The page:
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Breaking the Taboo on Israel's Spying Efforts on the United States

Israel runs one of the most aggressive and damaging espionage networks targeting the U.S., yet public discussion about it is almost nil.
 
 
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Scratch a counterintelligence officer in the U.S. government and they'll tell you that Israel is not a friend to the United States.

This is because Israel runs one of the most aggressive and damaging espionage networks targeting the U.S..  The fact of Israeli penetration into the country is not a subject oft-discussed in the media or in the circles of governance, due to the extreme sensitivity of the U.S.-Israel relationship coupled with the burden of the Israel lobby, which punishes legislators who dare to criticize the Jewish state.  The void where the facts should sit is filled instead with the hallucinations of conspiracy theory -- the kind in which, for example, agents of the Mossad, Israel’s top intelligence agency, engineer the 9/11 attacks, while 4,000 Israelis in the Twin Towers somehow all get word to escape before the planes hit.  The effect, as disturbing as it is ironic, is that the less the truth is addressed, the more noxious the falsity that spreads.

Israel's spying on the U.S., however, is a matter of public record, and neither conspiracy nor theory is needed to present the evidence.   When the FBI produces its annual report to Congress concerning "Foreign Economic Collection and Industrial Espionage," Israel and its intelligence services often feature prominently as a threat second only to China. In 2005 the FBI noted, for example, that Israel maintains "an active program to gather proprietary information within the United States."  A key Israeli method, said the FBI report, is computer intrusion.  In 1996, the Defense Intelligence Service, a branch of the Pentagon, issued a warning that "the collection of scientific intelligence in the United States [is] the third highest priority of Israeli Intelligence after information on its Arab neighbors and information on secret U.S. policies or decisions relating to Israel."  In 1979, the Central Intelligence Agency produced a scathing survey of Israeli intelligence activities that targeted the U.S. government.  Like any worthy spy service, Israeli intelligence early on employed wiretaps as an effective tool, according to the CIA report.  In 1954, the U.S. Ambassador in Tel Aviv discovered in his office a hidden microphone "planted by the Israelis," and two years later telephone taps were found in the residence of the U.S. military attaché.  In a telegram to Washington, the ambassador at the time cabled a warning: "Department must assume that all conversations [in] my office are known to the Israelis." The former ambassador to Qatar, Andrew Killgore, who also served as a foreign officer in Jerusalem and Beirut, told me Israeli taps of U.S. missions and embassies in the Middle East were part of a "standard operating procedure."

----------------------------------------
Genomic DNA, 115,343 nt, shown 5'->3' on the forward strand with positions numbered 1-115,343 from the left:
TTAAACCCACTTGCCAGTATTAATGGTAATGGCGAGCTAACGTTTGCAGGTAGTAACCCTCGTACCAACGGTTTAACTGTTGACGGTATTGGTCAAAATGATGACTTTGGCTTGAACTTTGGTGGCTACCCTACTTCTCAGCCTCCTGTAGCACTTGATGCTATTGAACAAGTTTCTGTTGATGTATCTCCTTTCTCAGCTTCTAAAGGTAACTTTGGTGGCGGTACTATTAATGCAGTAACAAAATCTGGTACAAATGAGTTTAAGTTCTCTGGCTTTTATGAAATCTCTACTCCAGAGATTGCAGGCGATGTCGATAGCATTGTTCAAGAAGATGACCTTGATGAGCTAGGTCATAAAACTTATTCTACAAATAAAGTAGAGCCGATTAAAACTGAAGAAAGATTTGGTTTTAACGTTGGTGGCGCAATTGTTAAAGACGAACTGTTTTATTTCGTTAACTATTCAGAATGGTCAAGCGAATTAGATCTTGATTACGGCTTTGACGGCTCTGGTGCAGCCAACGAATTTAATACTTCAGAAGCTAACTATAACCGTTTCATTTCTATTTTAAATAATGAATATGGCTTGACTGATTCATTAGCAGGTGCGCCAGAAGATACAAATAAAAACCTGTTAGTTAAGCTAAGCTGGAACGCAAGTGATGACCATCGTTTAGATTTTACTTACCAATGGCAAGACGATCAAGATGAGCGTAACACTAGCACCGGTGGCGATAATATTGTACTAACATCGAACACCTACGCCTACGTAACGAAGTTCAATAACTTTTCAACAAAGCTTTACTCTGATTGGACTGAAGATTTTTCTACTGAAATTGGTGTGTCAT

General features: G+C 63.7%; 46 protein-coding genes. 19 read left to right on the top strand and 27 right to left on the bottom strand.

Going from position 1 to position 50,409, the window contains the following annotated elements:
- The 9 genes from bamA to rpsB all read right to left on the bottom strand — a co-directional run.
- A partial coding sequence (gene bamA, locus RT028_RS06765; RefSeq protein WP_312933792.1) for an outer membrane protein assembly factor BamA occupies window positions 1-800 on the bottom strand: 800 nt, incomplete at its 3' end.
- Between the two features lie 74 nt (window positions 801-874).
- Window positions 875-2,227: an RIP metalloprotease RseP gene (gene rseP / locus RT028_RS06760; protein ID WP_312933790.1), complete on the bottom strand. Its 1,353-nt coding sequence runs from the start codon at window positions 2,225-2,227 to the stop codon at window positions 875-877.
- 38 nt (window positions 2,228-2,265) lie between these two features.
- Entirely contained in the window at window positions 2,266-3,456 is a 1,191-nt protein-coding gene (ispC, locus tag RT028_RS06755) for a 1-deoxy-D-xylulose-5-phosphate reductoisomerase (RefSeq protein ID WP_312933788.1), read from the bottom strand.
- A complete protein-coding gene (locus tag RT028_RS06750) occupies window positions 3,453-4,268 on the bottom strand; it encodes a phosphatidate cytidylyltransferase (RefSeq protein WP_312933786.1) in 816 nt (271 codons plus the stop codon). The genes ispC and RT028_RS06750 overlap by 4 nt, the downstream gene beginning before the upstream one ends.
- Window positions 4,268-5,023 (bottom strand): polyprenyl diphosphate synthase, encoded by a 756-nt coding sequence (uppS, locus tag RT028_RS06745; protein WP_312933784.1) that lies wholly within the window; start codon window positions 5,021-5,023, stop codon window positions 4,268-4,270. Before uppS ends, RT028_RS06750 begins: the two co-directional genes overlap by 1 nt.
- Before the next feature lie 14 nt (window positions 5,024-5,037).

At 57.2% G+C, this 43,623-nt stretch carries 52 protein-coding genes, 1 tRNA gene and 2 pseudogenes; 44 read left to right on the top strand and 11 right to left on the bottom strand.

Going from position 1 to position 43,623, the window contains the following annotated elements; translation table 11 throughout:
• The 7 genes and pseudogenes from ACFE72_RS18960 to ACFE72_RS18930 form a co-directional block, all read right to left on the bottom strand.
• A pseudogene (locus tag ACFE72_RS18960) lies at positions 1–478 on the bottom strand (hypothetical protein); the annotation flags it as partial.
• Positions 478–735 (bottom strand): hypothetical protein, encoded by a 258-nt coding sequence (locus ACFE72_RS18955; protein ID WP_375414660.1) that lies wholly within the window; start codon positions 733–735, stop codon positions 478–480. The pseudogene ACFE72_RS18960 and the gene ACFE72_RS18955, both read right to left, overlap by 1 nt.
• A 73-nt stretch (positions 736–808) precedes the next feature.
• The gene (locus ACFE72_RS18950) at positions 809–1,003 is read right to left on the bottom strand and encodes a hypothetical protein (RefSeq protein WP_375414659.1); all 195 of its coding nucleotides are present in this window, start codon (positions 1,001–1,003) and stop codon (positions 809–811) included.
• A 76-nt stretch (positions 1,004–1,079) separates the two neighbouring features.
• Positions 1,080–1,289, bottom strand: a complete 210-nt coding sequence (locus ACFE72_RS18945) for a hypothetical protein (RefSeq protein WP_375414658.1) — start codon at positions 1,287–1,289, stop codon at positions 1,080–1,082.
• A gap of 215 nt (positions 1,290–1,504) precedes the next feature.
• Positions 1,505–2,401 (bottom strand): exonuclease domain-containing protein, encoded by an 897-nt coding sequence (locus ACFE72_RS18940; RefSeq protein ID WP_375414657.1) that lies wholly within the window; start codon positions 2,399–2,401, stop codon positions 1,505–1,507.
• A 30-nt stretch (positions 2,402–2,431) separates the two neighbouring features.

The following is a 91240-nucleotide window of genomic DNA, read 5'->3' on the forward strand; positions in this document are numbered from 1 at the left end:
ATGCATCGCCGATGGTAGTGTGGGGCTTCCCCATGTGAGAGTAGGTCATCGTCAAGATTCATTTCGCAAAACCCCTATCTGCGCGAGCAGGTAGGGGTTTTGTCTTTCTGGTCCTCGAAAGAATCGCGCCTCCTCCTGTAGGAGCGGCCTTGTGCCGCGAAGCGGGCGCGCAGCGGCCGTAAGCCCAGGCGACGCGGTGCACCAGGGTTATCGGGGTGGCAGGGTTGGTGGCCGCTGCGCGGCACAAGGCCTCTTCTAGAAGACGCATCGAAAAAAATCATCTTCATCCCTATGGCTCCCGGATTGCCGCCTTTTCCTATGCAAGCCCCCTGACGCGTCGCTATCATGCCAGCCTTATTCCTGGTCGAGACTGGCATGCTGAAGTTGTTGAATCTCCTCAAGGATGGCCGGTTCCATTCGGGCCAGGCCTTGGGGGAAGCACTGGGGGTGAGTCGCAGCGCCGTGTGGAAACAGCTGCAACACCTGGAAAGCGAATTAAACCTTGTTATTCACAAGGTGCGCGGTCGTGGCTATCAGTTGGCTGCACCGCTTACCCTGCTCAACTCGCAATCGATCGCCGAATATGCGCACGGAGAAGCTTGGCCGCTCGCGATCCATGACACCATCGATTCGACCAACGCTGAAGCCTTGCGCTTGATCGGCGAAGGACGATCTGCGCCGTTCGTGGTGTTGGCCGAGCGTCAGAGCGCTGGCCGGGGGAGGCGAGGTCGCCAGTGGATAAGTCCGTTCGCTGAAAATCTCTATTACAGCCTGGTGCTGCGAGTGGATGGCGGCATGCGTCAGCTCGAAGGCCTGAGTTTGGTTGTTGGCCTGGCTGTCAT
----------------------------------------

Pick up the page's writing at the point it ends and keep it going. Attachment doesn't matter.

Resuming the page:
According to the 1979 CIA report, the Israelis, while targeting political secrets, also devote "a considerable portion of their covert operations to obtaining scientific and technical intelligence." These operations involved, among other machinations, "attempts to penetrate certain classified defense projects in the United States."   The penetrations, according to the CIA report, were effected using "deep cover enterprises," which the report described as "firms and organizations, some specifically created for, or adaptable to, a specific objective."  At the time, the CIA singled out government-subsidized companies such as El Al airlines and Zim, the Israeli shipping firm, as deep cover enterprises.  Other deep cover operations included the penetration of a U.S. company that provided weapons-grade uranium to the Department of Defense during the 1960s; Israeli agents eventually spirited home an estimated 200 pounds of uranium as the bulwark in Israel’s secret nuclear weapons program.  Moles have burrowed on Israel’s behalf throughout the U.S. intelligence services.  Perhaps most infamous was the case of Jonathan Pollard, a Jewish-American employed as a civilian analyst with the U.S. Navy who purloined an estimated 800,000 code-word protected documents from inside the CIA, the Defense Intelligence Agency, and numerous other U.S. agencies.  While Pollard was sentenced to life in prison, counterintelligence investigators at the FBI suspected he was linked to a mole far higher in the food chain, ensconced somewhere in the DIA, but this suspected Israeli operative, nicknamed "Mr. X," was never found.   Following the embarrassment of the Pollard affair -- and its devastating effects on U.S. national security, as testified by then Defense Secretary Caspar Weinberger (who allegedly stated that Pollard "should have been shot") -- the Israeli government vowed never again to pursue espionage against its ally and chief benefactor.

 
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